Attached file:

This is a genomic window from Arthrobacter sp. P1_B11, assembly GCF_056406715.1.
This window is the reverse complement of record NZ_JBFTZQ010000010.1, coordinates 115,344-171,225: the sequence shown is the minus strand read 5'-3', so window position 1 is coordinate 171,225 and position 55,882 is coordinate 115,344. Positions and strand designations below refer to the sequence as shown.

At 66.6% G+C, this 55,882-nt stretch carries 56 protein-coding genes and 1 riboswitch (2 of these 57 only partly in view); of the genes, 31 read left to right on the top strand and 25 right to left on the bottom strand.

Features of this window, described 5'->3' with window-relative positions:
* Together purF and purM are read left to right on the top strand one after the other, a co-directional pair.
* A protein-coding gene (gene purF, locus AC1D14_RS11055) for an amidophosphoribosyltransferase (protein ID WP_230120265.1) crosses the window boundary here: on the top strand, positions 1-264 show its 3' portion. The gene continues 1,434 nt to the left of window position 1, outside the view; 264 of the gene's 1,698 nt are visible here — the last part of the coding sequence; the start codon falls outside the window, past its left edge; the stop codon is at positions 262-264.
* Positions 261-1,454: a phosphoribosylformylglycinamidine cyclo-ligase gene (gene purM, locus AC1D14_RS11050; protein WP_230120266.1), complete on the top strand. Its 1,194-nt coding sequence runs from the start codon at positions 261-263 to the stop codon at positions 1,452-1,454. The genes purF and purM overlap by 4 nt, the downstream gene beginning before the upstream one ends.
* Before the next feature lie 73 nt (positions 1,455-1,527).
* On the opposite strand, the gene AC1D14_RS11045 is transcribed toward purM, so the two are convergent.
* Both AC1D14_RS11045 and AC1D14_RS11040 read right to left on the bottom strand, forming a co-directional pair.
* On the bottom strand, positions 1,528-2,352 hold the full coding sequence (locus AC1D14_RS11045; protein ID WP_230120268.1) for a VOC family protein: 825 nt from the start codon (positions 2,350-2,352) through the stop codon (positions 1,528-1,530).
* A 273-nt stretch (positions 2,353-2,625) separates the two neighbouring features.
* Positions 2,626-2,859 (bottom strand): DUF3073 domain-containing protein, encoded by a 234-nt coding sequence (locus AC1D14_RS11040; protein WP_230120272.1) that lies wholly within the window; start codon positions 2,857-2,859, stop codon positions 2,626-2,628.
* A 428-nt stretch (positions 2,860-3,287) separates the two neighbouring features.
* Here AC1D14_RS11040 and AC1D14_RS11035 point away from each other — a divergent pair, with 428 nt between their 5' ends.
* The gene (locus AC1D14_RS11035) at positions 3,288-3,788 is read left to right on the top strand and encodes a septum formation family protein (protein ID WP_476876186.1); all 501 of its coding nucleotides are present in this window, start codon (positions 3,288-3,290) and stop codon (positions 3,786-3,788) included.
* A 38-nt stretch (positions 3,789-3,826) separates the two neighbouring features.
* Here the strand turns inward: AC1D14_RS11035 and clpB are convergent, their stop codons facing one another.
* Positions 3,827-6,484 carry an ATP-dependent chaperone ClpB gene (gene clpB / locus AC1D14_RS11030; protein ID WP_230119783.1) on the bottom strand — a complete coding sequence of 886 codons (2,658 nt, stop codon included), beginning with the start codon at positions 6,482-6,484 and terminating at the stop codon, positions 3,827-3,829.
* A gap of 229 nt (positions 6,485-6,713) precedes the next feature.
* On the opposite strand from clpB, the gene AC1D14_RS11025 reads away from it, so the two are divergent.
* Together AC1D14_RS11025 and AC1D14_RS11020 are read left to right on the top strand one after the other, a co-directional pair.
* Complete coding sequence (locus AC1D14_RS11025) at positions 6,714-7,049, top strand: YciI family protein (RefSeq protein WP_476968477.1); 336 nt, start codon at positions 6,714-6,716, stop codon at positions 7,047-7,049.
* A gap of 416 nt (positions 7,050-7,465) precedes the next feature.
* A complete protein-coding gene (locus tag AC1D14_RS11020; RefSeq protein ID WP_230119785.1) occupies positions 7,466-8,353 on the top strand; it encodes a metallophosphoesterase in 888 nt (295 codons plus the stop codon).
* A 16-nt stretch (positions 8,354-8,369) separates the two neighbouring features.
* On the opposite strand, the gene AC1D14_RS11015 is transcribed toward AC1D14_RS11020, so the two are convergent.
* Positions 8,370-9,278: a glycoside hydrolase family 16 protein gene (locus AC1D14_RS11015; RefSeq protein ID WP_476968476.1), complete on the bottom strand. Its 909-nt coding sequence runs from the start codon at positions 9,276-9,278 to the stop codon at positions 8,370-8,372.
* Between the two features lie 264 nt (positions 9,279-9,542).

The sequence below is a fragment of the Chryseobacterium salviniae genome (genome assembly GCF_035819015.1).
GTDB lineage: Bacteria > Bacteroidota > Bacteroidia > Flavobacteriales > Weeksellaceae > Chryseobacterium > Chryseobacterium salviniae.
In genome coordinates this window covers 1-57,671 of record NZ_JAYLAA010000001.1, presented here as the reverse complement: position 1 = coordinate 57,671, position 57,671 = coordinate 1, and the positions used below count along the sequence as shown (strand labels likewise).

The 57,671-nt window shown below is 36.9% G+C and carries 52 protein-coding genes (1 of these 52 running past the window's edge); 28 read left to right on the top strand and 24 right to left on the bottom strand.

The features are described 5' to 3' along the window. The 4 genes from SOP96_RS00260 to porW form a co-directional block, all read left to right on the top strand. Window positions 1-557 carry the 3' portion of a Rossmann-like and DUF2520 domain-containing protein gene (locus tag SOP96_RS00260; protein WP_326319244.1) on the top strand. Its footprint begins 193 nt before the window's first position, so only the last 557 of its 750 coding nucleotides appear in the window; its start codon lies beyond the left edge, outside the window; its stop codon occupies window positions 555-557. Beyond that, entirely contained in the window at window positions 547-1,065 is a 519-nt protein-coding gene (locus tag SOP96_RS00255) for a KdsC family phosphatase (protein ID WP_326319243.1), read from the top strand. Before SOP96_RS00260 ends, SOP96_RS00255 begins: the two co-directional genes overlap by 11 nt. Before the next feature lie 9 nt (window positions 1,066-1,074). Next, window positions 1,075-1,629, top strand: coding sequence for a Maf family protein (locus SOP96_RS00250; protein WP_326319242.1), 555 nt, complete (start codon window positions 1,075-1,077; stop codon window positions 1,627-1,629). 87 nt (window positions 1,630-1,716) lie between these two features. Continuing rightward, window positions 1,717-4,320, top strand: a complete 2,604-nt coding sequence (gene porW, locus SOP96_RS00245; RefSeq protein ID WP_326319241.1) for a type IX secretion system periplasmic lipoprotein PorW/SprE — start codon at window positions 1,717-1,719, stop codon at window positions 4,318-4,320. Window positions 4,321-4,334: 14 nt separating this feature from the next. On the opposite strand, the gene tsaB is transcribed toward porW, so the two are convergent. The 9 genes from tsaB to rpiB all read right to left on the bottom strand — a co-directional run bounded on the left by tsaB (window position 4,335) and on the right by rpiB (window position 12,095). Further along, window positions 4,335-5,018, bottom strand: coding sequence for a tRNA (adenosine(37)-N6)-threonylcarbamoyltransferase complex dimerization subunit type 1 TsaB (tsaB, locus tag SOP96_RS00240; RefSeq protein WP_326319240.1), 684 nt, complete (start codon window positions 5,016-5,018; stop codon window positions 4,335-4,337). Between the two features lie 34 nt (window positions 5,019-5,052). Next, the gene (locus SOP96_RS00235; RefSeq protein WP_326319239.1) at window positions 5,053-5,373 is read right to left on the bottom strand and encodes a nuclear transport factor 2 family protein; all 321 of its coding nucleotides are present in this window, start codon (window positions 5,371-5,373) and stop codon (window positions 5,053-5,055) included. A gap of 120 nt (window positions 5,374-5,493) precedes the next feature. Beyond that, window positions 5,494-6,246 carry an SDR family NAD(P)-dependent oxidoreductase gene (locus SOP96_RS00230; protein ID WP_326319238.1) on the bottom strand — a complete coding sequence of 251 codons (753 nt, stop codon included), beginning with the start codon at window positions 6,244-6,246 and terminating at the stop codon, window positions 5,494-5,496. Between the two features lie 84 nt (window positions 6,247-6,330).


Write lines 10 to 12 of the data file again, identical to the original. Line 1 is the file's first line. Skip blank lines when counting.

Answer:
* Both AC1D14_RS11045 and AC1D14_RS11040 read right to left on the bottom strand, forming a co-directional pair.
* On the bottom strand, positions 1,528-2,352 hold the full coding sequence (locus AC1D14_RS11045; protein ID WP_230120268.1) for a VOC family protein: 825 nt from the start codon (positions 2,350-2,352) through the stop codon (positions 1,528-1,530).
* A 273-nt stretch (positions 2,353-2,625) separates the two neighbouring features.